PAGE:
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Amateur Piano Competitors' Thoughts on This Year's Weapon of Choice

by Bill Zeeble 26 May 2011 9:55 AM

All of the participants in the International Piano Competition for Outstanding Amateurs, underway in Fort Worth, must play the same piano. KERA’s Bill Zeeble, a classical music fan, finds that this year’s instrument provokes some strong reactions.


KERA’s Bill Zeeble is a huge classical music fan. He’s hanging out in Fort Worth at the amateur competition and sends us this update.

A Steinway D Credit:Steinway

The 70 pianists participating in Fort Worth’s 6th International Piano Competition for Outstanding Amateurs all have at least one – and the same –  partner. It’s the brand new, 9-foot Hamburg Steinway D from Germany.

Unlike the other Van  Cliburn International Piano Competition (for those hoping to launch professional piano careers), amateur players here don’t get to choose their pianos. This is it, like it or not.

Many love the Hamburg. Some have problems. Long time pianist, writer and past competitor Ken Iisaka says it has a sharp attack, piercing sound, a resonant box with a long, LONG decay, meaning a sustained ring to the note after you strike it. Longer than other “Ds” he says, whose resonance seems to average half the length of this instrument.  So it’s perfect for less percussive pieces, wonderful for achieving that “singing” quality musicians often strive for with the instrument  in the percussion family.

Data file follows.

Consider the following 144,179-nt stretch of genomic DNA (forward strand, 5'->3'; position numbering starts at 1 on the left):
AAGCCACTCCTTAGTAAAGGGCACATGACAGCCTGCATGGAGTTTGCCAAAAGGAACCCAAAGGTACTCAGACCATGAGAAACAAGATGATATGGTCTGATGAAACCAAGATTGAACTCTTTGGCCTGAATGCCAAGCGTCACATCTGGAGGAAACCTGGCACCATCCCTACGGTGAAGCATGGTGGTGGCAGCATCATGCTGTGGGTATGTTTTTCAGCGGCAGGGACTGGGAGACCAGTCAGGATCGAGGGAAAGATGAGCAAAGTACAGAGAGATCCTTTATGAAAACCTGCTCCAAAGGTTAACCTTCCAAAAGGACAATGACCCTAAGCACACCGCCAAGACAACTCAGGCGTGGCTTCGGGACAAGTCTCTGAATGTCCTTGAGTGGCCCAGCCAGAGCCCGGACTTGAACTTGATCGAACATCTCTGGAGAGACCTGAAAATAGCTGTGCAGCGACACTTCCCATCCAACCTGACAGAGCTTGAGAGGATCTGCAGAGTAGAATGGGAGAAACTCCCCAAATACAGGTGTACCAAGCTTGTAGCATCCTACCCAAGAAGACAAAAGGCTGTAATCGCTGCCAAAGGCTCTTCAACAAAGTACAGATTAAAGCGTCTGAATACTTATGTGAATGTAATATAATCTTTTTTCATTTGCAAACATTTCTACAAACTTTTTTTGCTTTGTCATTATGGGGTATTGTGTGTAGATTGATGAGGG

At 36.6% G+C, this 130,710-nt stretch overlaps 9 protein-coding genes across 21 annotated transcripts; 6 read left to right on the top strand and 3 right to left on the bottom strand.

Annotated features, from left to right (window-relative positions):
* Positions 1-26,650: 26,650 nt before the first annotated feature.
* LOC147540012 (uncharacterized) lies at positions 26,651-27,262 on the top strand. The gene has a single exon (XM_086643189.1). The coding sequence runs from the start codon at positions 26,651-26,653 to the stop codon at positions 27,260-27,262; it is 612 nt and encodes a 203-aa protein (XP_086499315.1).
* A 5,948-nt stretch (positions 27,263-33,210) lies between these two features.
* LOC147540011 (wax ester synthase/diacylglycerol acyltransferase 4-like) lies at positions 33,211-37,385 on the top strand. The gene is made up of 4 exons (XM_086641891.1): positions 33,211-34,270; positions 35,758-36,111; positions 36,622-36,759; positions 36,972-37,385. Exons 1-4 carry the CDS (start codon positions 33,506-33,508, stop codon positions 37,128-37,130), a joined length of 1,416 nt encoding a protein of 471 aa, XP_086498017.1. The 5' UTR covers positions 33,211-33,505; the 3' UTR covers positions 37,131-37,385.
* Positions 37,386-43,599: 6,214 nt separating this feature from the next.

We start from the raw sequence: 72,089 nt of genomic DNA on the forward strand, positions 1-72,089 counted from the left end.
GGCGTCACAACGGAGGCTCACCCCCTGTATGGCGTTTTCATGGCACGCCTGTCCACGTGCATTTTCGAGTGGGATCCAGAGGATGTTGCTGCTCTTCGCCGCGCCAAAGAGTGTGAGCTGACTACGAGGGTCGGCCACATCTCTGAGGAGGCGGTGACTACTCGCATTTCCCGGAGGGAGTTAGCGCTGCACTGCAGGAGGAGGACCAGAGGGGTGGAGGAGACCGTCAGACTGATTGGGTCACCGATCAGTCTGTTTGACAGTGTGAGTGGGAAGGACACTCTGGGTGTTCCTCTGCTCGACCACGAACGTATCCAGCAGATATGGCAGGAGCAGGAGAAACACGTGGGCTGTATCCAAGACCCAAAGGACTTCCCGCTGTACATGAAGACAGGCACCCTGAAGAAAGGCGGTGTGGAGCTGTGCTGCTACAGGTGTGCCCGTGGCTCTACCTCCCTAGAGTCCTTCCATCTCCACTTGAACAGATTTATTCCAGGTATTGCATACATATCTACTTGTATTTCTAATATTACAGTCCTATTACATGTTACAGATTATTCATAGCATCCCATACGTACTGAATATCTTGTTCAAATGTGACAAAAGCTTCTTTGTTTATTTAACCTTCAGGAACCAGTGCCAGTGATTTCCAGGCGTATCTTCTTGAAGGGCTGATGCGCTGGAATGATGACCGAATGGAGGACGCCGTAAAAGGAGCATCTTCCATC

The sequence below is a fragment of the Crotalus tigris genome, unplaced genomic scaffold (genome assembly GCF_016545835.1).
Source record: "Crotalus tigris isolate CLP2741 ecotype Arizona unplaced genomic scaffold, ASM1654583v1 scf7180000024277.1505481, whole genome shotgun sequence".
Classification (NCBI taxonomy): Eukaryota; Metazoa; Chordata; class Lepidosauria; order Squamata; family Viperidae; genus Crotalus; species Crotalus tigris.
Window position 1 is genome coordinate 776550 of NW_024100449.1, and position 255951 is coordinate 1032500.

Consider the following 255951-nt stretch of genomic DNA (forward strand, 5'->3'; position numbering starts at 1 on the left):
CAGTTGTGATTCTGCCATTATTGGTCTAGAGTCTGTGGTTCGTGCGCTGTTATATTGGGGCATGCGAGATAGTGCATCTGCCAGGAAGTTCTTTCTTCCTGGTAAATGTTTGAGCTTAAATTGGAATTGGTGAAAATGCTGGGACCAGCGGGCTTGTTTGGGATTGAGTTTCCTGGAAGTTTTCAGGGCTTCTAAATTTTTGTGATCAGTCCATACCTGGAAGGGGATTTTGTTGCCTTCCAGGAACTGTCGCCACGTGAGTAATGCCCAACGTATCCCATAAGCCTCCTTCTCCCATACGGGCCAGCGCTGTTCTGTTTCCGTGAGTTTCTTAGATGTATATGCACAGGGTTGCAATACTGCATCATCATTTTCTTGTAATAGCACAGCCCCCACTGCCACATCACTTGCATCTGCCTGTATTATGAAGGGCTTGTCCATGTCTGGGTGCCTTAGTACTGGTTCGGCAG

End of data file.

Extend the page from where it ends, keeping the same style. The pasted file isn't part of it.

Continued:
But another Texas competitor didn’t like it. She found it exhausting to play, especially after performing fast, modern and percussive passages. “My arms got tired getting through certain sections,” she said, “and I’m in shape. And I never get tired.”

On the other hand, Dave Duebendorfer loves the new Steinway’s sound, and says there’s a “big” sound and a “rich” sound to pianos. He strove for the “big” sound, wasn’t sure he got it in his performance, but explained he needs more practice to isolate the joints in his fingers and arm to achieve that impressive wash of music that flows over the audience.

All the players I talked to  acknowledge a new piano needs time to break in. Piano technician Steve Claunch says it got here from Germany so recently that the felt on the new hammers were rock hard, firm. But that changes with time. The brightness of the piano stays and a lot of players love it. The ring (length of decay) should stay too. Players talk of being thrilled that they can “blur” the music because of that trait. Many say the action of the keys’ return after striking them could be a little faster. But the factory setting, said one, is an excellent starting point. I found another competitor who found the action almost too fast. Yet even he said it sounds great.

Another pianist who has played many Steinways over the years, including hers (built in the 1920s), says playing the competition piano is like driving a Rolls Royce. “But I’ve never driven a Rolls Royce.”

When you talk to pianists who’ve been performing so long and take their playing, music and musicianship so seriously, this variety of opinions about this one piano is of NO surprise at all.